I spent the majority of my young adulthood strung out on the adrenaline rush of a stressful schedule: classes, sports, clubs, work, volunteering…the list goes on. I viewed every part of my life as a line on my future resume, and consequently a measure of my potential success.
Before long, worry and fear were my two best friends and I didn’t know how to stop hanging out with them. I don’t think I wanted to, really. Being so busy meant I was going places; I was going to do big things and my aggressive agenda reflected that. But, if I failed, it revealed the kind of person I was going to be. Failure is, as we all know, an inevitable part of life. But it crippled me.
These failures caused me to spend my days gasping for air between sobs of inadequacy and my nights in full-blown panic attacks. “I suck” was my own personal mantra. If I couldn’t succeed in every aspect of my life, how was I going to amount to anything? How was I going to be successful?
I was defining my life with this one concept, this elusive idea of success. I held onto the notion that once I successful, I would find happiness. I always understood that the former was to be achieved before the latter.
And I wasn’t the only one thinking like this. We tend to have such a clear picture of what success looks like, but we really shouldn’t. Success is a subjective concept, a perception that is understood on an individual basis. No two people would describe success in equal terms.
Some people will find it in a well-paying job, a marriage, and a comfy 401k. Others find it in being a good parent, sibling, or lover. For some, finishing high school constitutes a successful life. And who’s to say it shouldn’t?
Life is a multi-faceted balance of an unpredictable number of things. What matters most to me will probably not matter most to you, if at all. Instead of embracing these differences, however, we start checking things off this universal To-Do List For Success. Problem is, most of us don’t stop to wonder who wrote the damn thing, anyway.
Most people would agree that different things make people happy. I think success should be thought of in the same way. How can different people all assume the same path to success? If we all try to cram onto the same road, we’re bound to get stuck in traffic eventually.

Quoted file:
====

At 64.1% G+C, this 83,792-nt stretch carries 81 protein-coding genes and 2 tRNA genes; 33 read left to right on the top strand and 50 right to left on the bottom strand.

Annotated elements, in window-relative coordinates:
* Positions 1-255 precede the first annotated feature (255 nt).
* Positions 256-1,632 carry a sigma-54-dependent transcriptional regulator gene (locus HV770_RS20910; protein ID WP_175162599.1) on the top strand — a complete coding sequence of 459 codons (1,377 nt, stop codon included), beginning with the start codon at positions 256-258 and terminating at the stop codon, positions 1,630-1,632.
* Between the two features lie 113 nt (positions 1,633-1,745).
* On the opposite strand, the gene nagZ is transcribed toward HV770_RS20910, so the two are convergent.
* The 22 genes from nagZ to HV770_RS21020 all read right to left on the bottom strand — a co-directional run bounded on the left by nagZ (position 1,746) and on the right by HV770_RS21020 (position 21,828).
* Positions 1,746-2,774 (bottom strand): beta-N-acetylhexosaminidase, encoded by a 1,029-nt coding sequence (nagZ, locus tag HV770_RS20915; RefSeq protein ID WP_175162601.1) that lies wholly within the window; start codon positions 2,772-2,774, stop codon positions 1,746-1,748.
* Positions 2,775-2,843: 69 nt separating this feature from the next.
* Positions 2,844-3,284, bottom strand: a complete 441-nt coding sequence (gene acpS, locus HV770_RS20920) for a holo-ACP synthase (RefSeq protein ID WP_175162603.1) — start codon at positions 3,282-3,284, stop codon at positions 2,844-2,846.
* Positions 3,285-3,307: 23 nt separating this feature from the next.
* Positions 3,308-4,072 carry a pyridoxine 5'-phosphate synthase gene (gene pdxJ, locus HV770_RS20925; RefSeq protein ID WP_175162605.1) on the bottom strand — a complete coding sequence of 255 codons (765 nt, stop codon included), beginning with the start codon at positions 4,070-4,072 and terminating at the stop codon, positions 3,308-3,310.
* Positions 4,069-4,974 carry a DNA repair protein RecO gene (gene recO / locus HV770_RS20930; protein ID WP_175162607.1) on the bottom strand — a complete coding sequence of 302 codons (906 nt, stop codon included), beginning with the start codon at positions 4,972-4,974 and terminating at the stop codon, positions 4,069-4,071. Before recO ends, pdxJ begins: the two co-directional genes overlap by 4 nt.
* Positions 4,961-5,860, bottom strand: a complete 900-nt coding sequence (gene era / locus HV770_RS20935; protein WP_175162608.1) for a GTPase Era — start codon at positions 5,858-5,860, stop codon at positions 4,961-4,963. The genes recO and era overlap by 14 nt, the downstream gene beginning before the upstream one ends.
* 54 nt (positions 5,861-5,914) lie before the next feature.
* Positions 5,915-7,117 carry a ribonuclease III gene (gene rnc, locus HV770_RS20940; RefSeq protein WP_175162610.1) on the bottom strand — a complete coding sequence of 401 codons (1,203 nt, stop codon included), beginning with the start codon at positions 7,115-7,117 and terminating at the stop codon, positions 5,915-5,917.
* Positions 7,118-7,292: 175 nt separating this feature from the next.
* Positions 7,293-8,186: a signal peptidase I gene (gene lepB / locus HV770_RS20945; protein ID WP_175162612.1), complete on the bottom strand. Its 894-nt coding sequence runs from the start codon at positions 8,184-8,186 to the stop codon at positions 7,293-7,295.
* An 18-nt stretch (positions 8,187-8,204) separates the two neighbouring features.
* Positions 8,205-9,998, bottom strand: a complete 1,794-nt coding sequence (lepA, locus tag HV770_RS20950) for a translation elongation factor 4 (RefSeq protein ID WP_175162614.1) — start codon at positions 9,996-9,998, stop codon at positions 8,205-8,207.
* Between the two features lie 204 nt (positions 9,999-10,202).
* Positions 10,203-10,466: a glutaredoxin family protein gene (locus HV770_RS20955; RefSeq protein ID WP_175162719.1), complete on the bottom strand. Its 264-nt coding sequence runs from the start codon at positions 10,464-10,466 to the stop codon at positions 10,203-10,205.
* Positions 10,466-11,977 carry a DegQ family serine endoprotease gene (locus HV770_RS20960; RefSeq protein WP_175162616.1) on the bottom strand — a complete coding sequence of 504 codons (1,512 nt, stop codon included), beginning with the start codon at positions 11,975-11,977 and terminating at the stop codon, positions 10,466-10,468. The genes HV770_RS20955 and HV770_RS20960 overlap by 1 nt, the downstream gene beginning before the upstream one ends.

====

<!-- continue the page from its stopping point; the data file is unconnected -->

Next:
Humans inherently crave a sense of purpose. We want goals to set and a passion to pursue. But so often we’re told what our sense of purpose should be, which goals are worth setting and which passions will yield the greatest reward. We don’t take the time to listen to what we really want. Or we’re so afraid of stepping away from this heavily beaten path to success that we don’t bother to wander a little.
For me, how successful I am is directly proportional to my overall happiness. Like success, happiness can be achieved in so many ways. Maybe it’s time to view happiness and success in the same light. Being happy means that I am successful.
Whatever form it takes, your version is legitimate. There is no finish line to cross, no ribbon to break that announces the winner of the rat race. No one can tell you how or when you are successful because you are the only one who can declare yourself as such.
No, we’re not going to be happy all the time. Should you quit your job or drop out of school because you don’t love every second of it? Not necessarily. But reflect on your current situation, ask yourself what you really want and how to get it. Then listen to the answer. If it doesn’t fit the typical mold, so be it.
I read an article titled “Top Five Regrets of the Dying”, and the number one regret is staggering: “I wish I’d had the courage to live a life true to myself, not the life others expected of me. Most people had not honored even half of their dreams and had to die knowing that it was due to the choices they had made, or not made.”
In the end, we die alone. Regardless of how, you are the only person who can go with you when you pass. I want to die knowing I did everything in my power to be happy. I am the only one in this world who can ensure that.
It seems selfish. But that’s how we die. Selfishly. Alone. And in the end, don’t you want to know you lived your life on your terms?
So ask yourself the important questions and listen to the answers carefully. What do you believe in that makes your life worth living? Turn off the voice that says you shouldn’t, can’t, won’t or don’t know how. Rarely does anything good come from that nagging doubt. Live a life true to yourself, and avoid that regret so many of us will suffer from.
I believe in positivity. I believe in striving to feel good every day. I believe in health. I believe in love and generosity and gratitude. And above all else, I believe in myself. I believe that as long as I am happy, and therefore successful, I can do whatever I set my mind to.
That’s my version. What’s yours?